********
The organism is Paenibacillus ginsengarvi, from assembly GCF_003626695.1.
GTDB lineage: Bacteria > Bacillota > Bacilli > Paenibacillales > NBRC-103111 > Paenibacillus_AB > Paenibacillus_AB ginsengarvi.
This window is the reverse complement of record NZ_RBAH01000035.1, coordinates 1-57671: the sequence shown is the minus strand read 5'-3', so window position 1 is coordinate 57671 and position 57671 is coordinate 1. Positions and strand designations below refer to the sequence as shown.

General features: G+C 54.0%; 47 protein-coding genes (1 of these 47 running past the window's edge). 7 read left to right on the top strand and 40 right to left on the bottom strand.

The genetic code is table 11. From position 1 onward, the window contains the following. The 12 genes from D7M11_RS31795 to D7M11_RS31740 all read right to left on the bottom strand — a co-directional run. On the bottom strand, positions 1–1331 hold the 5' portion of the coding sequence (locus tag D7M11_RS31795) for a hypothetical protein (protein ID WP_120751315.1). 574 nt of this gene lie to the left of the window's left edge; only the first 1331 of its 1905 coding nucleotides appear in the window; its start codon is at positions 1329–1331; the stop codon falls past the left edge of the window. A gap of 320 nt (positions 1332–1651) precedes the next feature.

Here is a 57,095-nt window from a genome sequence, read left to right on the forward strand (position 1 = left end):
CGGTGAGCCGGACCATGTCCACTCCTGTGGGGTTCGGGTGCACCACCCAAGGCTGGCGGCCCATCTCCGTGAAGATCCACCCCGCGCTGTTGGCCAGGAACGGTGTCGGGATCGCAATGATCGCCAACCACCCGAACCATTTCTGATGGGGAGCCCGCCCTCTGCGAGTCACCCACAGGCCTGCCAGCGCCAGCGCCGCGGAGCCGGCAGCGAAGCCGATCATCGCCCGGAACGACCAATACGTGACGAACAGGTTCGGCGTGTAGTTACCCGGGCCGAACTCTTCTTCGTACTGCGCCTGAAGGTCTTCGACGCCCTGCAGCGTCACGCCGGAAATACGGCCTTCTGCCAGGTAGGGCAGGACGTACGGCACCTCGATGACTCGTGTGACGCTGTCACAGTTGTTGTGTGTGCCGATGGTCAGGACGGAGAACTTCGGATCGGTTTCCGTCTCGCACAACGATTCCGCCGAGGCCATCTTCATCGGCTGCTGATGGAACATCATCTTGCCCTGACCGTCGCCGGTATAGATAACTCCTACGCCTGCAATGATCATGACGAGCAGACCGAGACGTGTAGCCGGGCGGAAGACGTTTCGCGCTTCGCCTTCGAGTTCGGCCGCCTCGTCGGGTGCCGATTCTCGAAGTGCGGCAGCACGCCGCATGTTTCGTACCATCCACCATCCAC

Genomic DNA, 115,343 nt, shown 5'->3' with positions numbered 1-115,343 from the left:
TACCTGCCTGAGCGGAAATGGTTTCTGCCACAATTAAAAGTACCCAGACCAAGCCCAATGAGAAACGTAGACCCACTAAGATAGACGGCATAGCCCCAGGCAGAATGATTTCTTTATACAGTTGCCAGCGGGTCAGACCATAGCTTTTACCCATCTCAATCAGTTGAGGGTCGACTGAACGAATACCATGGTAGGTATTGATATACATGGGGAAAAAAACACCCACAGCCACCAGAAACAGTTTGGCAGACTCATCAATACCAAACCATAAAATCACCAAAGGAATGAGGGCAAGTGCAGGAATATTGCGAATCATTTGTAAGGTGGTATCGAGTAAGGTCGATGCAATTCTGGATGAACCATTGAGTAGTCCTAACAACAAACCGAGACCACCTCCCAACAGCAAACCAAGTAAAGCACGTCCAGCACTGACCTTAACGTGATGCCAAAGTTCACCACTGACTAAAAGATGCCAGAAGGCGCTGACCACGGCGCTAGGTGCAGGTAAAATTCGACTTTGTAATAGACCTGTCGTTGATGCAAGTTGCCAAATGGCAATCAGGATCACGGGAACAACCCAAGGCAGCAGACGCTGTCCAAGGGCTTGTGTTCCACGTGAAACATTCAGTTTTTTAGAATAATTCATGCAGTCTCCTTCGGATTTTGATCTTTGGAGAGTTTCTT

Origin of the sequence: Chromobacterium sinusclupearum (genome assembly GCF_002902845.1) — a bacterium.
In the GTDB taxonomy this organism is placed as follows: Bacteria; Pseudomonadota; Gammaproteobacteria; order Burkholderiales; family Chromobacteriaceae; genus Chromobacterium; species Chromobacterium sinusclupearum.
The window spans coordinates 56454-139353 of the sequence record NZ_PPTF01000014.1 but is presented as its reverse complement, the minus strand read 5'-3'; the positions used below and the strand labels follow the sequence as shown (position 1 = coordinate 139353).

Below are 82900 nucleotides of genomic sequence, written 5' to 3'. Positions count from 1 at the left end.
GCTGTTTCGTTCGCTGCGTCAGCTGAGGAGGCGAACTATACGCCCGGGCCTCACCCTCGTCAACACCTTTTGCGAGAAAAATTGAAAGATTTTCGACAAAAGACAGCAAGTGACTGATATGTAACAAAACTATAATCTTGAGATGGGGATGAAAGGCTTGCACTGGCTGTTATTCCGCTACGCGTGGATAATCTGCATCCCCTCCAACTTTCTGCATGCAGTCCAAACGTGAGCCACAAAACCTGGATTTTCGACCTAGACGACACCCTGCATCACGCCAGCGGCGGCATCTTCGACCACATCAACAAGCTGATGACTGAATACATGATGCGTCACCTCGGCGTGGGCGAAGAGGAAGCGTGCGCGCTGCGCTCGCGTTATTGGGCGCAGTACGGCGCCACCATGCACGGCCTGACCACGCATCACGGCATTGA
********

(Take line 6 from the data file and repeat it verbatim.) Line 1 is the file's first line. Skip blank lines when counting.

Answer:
Here is a 57,095-nt window from a genome sequence, read left to right on the forward strand (position 1 = left end):